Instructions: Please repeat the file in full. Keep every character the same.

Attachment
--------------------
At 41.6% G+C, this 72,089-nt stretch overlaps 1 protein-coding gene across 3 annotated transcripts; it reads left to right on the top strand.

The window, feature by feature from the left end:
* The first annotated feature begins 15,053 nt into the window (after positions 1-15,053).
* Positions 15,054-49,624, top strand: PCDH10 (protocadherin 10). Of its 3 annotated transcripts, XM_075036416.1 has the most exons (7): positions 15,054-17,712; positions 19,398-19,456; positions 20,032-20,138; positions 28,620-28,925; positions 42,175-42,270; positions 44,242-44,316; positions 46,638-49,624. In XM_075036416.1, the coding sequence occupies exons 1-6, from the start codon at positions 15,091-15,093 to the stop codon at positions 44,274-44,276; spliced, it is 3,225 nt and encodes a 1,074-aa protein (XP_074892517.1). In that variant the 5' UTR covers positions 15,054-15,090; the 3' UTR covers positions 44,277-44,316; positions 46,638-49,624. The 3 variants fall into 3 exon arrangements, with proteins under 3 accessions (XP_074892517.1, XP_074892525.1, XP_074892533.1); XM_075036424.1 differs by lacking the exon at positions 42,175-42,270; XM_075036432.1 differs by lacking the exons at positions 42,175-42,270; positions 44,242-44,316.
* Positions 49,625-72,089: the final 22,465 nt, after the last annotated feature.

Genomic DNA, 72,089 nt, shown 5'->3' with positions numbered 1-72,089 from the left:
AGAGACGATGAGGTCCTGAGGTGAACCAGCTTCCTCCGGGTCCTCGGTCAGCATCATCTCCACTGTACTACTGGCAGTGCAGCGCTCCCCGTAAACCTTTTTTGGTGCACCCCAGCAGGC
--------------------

At 41.6% G+C, this 72,089-nt stretch overlaps 1 protein-coding gene across 3 annotated transcripts; it reads left to right on the top strand.

The window, feature by feature from the left end:
* The first annotated feature begins 15,053 nt into the window (after positions 1-15,053).
* Positions 15,054-49,624, top strand: PCDH10 (protocadherin 10). Of its 3 annotated transcripts, XM_075036416.1 has the most exons (7): positions 15,054-17,712; positions 19,398-19,456; positions 20,032-20,138; positions 28,620-28,925; positions 42,175-42,270; positions 44,242-44,316; positions 46,638-49,624. In XM_075036416.1, the coding sequence occupies exons 1-6, from the start codon at positions 15,091-15,093 to the stop codon at positions 44,274-44,276; spliced, it is 3,225 nt and encodes a 1,074-aa protein (XP_074892517.1). In that variant the 5' UTR covers positions 15,054-15,090; the 3' UTR covers positions 44,277-44,316; positions 46,638-49,624. The 3 variants fall into 3 exon arrangements, with proteins under 3 accessions (XP_074892517.1, XP_074892525.1, XP_074892533.1); XM_075036424.1 differs by lacking the exon at positions 42,175-42,270; XM_075036432.1 differs by lacking the exons at positions 42,175-42,270; positions 44,242-44,316.
* Positions 49,625-72,089: the final 22,465 nt, after the last annotated feature.

Genomic DNA, 72,089 nt, shown 5'->3' with positions numbered 1-72,089 from the left:
AGAGACGATGAGGTCCTGAGGTGAACCAGCTTCCTCCGGGTCCTCGGTCAGCATCATCTCCACTGTACTACTGGCAGTGCAGCGCTCCCCGTAAACCTTTTTTGGTGCACCCCAGCAGGC